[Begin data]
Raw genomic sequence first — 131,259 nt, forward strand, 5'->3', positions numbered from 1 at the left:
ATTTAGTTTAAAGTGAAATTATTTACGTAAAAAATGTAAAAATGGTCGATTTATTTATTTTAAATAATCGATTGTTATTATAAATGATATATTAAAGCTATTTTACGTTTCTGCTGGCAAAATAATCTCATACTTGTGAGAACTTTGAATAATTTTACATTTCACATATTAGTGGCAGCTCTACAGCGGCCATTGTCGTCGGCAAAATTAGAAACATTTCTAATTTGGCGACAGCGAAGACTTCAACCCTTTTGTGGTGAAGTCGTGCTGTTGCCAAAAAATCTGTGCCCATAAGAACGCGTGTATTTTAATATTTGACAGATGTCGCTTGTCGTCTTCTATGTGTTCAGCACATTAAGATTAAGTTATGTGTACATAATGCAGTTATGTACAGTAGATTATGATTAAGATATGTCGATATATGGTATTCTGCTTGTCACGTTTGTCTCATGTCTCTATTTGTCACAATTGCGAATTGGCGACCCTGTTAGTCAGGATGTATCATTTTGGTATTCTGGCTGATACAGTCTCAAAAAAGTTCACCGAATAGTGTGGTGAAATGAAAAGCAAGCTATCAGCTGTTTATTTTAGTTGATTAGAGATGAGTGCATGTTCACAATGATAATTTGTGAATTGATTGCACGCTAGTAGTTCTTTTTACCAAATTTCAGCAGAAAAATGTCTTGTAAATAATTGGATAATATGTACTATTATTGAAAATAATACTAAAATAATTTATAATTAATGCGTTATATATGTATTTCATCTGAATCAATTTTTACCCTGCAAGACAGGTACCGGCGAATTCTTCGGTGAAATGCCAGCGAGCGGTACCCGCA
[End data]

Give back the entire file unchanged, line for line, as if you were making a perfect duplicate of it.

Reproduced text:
Raw genomic sequence first — 131,259 nt, forward strand, 5'->3', positions numbered from 1 at the left:
ATTTAGTTTAAAGTGAAATTATTTACGTAAAAAATGTAAAAATGGTCGATTTATTTATTTTAAATAATCGATTGTTATTATAAATGATATATTAAAGCTATTTTACGTTTCTGCTGGCAAAATAATCTCATACTTGTGAGAACTTTGAATAATTTTACATTTCACATATTAGTGGCAGCTCTACAGCGGCCATTGTCGTCGGCAAAATTAGAAACATTTCTAATTTGGCGACAGCGAAGACTTCAACCCTTTTGTGGTGAAGTCGTGCTGTTGCCAAAAAATCTGTGCCCATAAGAACGCGTGTATTTTAATATTTGACAGATGTCGCTTGTCGTCTTCTATGTGTTCAGCACATTAAGATTAAGTTATGTGTACATAATGCAGTTATGTACAGTAGATTATGATTAAGATATGTCGATATATGGTATTCTGCTTGTCACGTTTGTCTCATGTCTCTATTTGTCACAATTGCGAATTGGCGACCCTGTTAGTCAGGATGTATCATTTTGGTATTCTGGCTGATACAGTCTCAAAAAAGTTCACCGAATAGTGTGGTGAAATGAAAAGCAAGCTATCAGCTGTTTATTTTAGTTGATTAGAGATGAGTGCATGTTCACAATGATAATTTGTGAATTGATTGCACGCTAGTAGTTCTTTTTACCAAATTTCAGCAGAAAAATGTCTTGTAAATAATTGGATAATATGTACTATTATTGAAAATAATACTAAAATAATTTATAATTAATGCGTTATATATGTATTTCATCTGAATCAATTTTTACCCTGCAAGACAGGTACCGGCGAATTCTTCGGTGAAATGCCAGCGAGCGGTACCCGCA